Water Resources Research Center, University of Minnesota
Newsletter or Bulletin
The research was conducted to characterize the fermentation of aquatic plants ensiled with and without additives and to determine the digestibility of dried and ensiled aquatic plants by lambs. Aquatic plants ensiled with the addition of organic acids, corn or haylage produced silages of undesirable quality. Additions of haylage to sterilized aquatic plants before ensiling resulted in a silage of more desirable quality. Dry matter and crude protein digestibilities for sheep fed diets that contained either Myriophyllum exalbescens or Potamogeton pectinatus were lower than for lambs fed dehydrated alfalfa. However, energy digestibility was highest for lambs fed Myriophyllum exalbescens. Mydiophyllum exalbescens appeared to be more palatable than Potamogeton pectinatus, but both were inferior to dehydrated alfalfa. Dry matter intakes of lambs fed ensiled aquatic plants, aquatic plants plus corn or aquatic plants plus haylage were lower than lambs fed either haylage or haylage plus corn diets. Additions of corn and haylage significantly increased aquatic plant organic matter digestibility. Energy and nitrogen digestibilities were lower for lambs fed diets that contained aquatic plants than for lambs fed haylage diets. The palatability of aquatic plants is a limiting factor in their use as a forage. Drying or ensiling do not appear to be satisfactory procedures for improving palatability.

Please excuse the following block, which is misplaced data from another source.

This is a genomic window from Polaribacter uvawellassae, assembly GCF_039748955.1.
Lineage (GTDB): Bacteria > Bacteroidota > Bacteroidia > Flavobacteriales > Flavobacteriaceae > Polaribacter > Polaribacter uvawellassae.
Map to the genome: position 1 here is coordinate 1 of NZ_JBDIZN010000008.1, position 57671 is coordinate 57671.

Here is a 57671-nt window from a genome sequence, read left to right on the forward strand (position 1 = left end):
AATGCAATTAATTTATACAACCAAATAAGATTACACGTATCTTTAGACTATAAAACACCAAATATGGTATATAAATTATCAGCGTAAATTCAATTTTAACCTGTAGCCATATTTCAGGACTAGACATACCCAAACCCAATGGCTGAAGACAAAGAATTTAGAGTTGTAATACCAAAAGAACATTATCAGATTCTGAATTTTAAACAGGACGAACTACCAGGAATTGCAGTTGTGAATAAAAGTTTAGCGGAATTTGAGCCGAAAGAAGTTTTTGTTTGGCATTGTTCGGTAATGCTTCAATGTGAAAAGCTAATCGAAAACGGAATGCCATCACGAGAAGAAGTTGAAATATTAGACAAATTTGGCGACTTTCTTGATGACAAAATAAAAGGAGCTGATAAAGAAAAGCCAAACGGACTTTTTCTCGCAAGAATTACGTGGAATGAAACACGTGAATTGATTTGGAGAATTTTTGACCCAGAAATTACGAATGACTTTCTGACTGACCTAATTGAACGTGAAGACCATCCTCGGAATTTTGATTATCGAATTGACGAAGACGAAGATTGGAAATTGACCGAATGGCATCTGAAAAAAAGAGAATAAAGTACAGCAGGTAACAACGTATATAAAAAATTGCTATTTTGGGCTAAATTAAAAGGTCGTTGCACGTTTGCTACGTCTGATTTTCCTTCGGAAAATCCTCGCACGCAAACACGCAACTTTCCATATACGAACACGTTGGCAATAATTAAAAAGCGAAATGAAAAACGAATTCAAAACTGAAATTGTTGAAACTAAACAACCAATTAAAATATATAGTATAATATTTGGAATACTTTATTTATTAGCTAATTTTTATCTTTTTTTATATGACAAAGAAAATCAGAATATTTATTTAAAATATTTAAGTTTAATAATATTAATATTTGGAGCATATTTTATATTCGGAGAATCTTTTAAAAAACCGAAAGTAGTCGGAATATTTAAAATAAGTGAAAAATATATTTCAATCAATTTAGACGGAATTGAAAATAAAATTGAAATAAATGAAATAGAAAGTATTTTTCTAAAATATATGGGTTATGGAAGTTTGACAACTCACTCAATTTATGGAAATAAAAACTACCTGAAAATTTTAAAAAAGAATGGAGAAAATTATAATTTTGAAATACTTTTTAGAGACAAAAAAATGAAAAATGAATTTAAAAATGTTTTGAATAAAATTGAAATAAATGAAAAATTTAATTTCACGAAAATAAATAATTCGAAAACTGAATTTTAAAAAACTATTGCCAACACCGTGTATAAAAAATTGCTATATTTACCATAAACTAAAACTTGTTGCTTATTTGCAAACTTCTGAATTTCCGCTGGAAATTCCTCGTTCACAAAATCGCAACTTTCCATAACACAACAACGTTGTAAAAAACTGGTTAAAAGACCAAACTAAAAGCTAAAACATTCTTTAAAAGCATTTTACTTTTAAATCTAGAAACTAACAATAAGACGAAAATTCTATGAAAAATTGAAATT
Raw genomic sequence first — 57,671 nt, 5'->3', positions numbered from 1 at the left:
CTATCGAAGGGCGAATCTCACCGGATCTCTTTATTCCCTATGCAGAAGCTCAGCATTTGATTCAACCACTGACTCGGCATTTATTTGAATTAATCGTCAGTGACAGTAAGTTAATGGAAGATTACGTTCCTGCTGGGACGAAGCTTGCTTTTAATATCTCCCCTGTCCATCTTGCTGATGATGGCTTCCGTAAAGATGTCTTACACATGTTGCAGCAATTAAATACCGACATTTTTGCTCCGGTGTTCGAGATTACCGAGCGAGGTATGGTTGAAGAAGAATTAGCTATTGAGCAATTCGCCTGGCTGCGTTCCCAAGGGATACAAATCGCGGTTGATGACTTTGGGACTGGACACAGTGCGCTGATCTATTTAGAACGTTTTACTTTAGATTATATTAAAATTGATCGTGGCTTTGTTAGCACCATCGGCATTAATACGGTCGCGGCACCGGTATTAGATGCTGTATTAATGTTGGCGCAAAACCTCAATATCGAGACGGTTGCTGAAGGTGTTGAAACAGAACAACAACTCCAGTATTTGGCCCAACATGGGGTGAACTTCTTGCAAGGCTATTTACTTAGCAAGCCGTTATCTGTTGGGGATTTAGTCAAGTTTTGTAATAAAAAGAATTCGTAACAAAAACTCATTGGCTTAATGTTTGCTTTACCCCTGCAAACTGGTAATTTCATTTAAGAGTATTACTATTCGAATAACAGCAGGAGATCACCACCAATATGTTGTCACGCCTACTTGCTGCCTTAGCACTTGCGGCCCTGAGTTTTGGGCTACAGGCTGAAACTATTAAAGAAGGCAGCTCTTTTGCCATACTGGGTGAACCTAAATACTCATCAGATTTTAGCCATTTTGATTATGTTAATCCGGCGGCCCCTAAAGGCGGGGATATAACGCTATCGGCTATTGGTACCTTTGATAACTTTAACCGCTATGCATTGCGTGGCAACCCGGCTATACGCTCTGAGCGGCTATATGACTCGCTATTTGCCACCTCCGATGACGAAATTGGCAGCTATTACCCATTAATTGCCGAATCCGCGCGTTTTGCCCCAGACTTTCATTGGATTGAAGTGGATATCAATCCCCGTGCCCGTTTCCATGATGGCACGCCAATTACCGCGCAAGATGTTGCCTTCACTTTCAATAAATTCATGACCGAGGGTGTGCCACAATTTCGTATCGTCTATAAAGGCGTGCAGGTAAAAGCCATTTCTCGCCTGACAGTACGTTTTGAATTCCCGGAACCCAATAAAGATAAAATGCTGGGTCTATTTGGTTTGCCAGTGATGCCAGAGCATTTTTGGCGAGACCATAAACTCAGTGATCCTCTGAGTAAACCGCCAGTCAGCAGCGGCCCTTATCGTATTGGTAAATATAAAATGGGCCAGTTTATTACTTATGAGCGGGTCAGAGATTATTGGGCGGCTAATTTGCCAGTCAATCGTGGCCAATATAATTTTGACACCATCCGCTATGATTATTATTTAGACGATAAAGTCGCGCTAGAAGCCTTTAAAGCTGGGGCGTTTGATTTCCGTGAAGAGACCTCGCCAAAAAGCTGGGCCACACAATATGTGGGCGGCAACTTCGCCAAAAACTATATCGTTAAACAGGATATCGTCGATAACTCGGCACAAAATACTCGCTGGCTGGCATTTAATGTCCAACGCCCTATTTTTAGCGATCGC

Goodrich, R.D., Linn, Staba, E. John. 1974. Aquatic Plants from Minnesota Part 5 - Digestibility and Fermentation of Aquatic Plants. Water Resources Research Center.
Water Resources Research Center
Goodrich, R.D.; Linn, J.G.; Staba, E. John.
Aquatic Plants from Minnesota Part 5 - Digestibility and Fermentation of Aquatic Plants.
Water Resources Research Center, University of Minnesota.
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